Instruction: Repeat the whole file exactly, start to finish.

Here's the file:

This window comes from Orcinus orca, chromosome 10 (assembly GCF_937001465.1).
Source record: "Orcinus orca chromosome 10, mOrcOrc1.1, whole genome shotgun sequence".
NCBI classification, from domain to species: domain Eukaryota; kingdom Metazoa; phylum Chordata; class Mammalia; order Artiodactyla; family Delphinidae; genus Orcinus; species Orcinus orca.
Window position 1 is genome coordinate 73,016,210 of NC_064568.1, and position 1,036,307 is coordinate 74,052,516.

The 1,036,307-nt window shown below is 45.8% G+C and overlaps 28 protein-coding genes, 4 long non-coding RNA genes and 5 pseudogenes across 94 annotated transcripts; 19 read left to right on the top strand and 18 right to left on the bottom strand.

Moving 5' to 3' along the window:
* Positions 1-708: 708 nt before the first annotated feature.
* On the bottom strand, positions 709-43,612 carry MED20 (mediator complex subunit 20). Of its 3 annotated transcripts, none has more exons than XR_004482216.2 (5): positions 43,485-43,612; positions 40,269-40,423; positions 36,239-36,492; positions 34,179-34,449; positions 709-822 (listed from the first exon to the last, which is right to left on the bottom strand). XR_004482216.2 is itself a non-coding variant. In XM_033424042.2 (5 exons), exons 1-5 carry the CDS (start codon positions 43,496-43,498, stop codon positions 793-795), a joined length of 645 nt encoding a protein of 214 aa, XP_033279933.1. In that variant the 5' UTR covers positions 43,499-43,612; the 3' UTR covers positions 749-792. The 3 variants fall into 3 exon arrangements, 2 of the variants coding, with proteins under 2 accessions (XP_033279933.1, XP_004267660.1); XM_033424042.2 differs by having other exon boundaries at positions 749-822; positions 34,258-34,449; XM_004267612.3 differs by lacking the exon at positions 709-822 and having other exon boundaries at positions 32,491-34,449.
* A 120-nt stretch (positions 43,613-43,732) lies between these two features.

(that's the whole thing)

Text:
This window comes from Orcinus orca, chromosome 10 (assembly GCF_937001465.1).
Source record: "Orcinus orca chromosome 10, mOrcOrc1.1, whole genome shotgun sequence".
NCBI classification, from domain to species: domain Eukaryota; kingdom Metazoa; phylum Chordata; class Mammalia; order Artiodactyla; family Delphinidae; genus Orcinus; species Orcinus orca.
Window position 1 is genome coordinate 73,016,210 of NC_064568.1, and position 1,036,307 is coordinate 74,052,516.

The 1,036,307-nt window shown below is 45.8% G+C and overlaps 28 protein-coding genes, 4 long non-coding RNA genes and 5 pseudogenes across 94 annotated transcripts; 19 read left to right on the top strand and 18 right to left on the bottom strand.

Moving 5' to 3' along the window:
* Positions 1-708: 708 nt before the first annotated feature.
* On the bottom strand, positions 709-43,612 carry MED20 (mediator complex subunit 20). Of its 3 annotated transcripts, none has more exons than XR_004482216.2 (5): positions 43,485-43,612; positions 40,269-40,423; positions 36,239-36,492; positions 34,179-34,449; positions 709-822 (listed from the first exon to the last, which is right to left on the bottom strand). XR_004482216.2 is itself a non-coding variant. In XM_033424042.2 (5 exons), exons 1-5 carry the CDS (start codon positions 43,496-43,498, stop codon positions 793-795), a joined length of 645 nt encoding a protein of 214 aa, XP_033279933.1. In that variant the 5' UTR covers positions 43,499-43,612; the 3' UTR covers positions 749-792. The 3 variants fall into 3 exon arrangements, 2 of the variants coding, with proteins under 2 accessions (XP_033279933.1, XP_004267660.1); XM_033424042.2 differs by having other exon boundaries at positions 749-822; positions 34,258-34,449; XM_004267612.3 differs by lacking the exon at positions 709-822 and having other exon boundaries at positions 32,491-34,449.
* A 120-nt stretch (positions 43,613-43,732) lies between these two features.